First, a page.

The Kyrgyz Republic is a presidential democracy that
has over the past few years - via popular referenda -
further strengthened the central executive power embodied
in the president. The bicameral parliament, which was
established in its present form in 1994, consists of a
directly elected legislature and an assembly elected on a
regional basis. It has yet to clearly define its
competencies, especially regarding the role of the
assembly, which has so far remained rather symbolic. The
multiplicity of changing parties and their division along
regional lines complicates the task of asserting
parliamentary versus presidential power.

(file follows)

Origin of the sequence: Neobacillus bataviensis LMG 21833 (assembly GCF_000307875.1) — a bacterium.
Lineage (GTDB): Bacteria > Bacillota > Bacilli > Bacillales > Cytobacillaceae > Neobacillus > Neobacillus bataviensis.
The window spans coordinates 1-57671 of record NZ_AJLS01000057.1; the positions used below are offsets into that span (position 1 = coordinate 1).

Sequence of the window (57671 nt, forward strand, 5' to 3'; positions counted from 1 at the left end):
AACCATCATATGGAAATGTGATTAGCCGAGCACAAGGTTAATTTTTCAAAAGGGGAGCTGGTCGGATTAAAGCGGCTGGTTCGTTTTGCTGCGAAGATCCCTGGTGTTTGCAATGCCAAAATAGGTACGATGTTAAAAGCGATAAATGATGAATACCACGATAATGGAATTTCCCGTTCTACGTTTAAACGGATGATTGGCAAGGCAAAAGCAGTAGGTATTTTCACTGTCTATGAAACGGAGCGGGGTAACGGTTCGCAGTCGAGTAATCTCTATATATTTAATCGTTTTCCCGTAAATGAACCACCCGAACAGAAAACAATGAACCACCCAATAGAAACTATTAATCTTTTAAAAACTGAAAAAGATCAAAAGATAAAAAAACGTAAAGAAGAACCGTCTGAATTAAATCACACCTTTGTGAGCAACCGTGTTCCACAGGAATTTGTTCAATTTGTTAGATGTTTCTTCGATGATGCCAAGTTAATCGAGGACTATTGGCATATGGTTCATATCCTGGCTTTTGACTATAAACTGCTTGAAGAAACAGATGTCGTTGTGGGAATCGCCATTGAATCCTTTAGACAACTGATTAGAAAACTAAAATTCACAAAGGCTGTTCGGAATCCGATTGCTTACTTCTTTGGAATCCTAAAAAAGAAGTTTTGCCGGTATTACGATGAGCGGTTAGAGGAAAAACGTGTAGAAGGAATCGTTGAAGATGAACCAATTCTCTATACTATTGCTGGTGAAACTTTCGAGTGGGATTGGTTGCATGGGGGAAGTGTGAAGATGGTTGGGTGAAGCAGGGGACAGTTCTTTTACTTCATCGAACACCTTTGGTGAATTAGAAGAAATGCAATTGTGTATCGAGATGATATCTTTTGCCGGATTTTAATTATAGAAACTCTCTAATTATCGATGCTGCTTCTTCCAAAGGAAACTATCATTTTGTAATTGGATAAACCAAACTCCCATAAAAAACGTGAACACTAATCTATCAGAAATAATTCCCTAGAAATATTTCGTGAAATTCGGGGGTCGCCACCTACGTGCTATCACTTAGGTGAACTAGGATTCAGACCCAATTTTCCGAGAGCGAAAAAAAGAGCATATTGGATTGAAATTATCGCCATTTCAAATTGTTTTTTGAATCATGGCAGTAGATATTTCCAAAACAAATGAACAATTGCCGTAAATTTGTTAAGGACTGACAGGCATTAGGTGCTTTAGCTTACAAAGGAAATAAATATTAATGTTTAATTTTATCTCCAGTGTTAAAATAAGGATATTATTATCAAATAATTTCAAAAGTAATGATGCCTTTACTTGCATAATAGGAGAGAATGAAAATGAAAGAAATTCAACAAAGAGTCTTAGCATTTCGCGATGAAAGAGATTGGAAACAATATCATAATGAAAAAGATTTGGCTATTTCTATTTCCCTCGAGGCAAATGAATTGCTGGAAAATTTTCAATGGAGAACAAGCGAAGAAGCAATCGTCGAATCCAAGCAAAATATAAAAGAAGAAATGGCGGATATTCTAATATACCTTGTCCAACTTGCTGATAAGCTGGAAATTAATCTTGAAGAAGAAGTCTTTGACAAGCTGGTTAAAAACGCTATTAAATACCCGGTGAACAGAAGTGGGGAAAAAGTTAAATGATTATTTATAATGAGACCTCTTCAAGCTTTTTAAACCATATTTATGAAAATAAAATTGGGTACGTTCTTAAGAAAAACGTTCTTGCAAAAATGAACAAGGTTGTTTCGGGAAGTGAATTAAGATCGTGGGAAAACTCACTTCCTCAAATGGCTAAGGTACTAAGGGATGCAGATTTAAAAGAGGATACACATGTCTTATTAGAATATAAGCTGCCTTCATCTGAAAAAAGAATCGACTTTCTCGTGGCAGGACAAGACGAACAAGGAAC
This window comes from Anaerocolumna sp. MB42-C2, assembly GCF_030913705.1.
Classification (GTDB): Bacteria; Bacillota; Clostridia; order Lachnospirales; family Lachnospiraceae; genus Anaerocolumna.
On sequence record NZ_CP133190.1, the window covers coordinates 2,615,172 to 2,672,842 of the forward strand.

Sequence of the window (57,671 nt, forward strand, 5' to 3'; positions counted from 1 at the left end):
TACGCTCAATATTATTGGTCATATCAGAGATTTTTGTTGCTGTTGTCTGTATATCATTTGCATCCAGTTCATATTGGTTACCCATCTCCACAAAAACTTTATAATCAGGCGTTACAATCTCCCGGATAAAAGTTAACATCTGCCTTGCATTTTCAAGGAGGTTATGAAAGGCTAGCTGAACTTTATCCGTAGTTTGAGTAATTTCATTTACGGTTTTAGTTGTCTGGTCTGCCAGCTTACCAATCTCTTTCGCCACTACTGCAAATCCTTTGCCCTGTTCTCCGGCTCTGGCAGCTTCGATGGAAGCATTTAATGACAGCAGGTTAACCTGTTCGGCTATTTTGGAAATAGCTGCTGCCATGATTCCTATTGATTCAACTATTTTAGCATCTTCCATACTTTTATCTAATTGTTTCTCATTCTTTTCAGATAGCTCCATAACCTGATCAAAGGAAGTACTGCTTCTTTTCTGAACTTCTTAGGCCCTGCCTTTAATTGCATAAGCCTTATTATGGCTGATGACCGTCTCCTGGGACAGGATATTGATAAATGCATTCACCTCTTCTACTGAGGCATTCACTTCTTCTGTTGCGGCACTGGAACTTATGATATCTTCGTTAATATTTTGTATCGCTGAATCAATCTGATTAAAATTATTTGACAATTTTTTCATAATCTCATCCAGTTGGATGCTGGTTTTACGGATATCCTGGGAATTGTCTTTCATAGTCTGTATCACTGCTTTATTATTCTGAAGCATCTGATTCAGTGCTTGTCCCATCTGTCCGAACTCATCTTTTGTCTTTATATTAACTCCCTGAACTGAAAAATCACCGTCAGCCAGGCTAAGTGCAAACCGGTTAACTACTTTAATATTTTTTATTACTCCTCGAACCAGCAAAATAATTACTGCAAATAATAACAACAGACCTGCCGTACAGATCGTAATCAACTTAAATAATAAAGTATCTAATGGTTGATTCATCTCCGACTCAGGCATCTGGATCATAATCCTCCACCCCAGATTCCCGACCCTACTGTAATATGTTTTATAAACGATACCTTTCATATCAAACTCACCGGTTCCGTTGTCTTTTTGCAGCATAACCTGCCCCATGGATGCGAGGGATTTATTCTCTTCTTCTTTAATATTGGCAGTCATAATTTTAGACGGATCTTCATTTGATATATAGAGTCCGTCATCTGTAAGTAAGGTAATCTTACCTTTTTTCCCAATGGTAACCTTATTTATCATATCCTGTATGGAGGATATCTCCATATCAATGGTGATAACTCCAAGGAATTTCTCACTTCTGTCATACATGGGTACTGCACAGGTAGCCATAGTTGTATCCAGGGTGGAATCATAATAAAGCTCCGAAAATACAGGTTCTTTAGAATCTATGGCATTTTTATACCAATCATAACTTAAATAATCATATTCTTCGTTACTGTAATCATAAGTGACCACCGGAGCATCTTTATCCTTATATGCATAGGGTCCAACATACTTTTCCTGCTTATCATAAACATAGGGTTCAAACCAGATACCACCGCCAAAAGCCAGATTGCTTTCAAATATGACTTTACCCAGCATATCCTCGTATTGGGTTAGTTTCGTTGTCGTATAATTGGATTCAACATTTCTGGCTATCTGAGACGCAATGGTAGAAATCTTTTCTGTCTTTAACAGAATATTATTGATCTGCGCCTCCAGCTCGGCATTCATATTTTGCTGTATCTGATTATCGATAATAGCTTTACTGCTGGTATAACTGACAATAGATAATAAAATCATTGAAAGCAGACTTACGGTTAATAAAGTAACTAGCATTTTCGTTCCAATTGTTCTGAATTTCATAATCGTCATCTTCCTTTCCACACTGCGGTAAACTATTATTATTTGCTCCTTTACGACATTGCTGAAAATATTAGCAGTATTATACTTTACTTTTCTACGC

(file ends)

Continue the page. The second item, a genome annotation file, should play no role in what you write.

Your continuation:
Additionally, today's parliament can not adequately fulfil its function of representation, since the overwhelming majority of parliamentarians is of ethnic Kyrgyz origin, so that the country's various ethnic minorities are substantially underrepresented. This problem of inadequate multi-ethnic representation and participation is also apparent on the executive level, particularly with regard to the dominance of the central power over local politics. The competencies of local governmental executives, which are nominated by the president, have recently been extended to include the right to dissolve local councils or to suspend their decisions. As these councils are often the institutional bodies most likely to represent the specific ethnic and cultural differences of a community, those differences now have a reduced impact on the political process. Contributing to this centralising and unifying power of the executive branch is the method of regional rotation, which regularly moves local governors from one district office to the other in an effort to reduce the gap between northern and southern regions. This emphasis on a nationally unified exercise of democratic power is also manifested in the increased significance of the instrument of popular referendum, which has been established as an constitutional mechanism in 1994.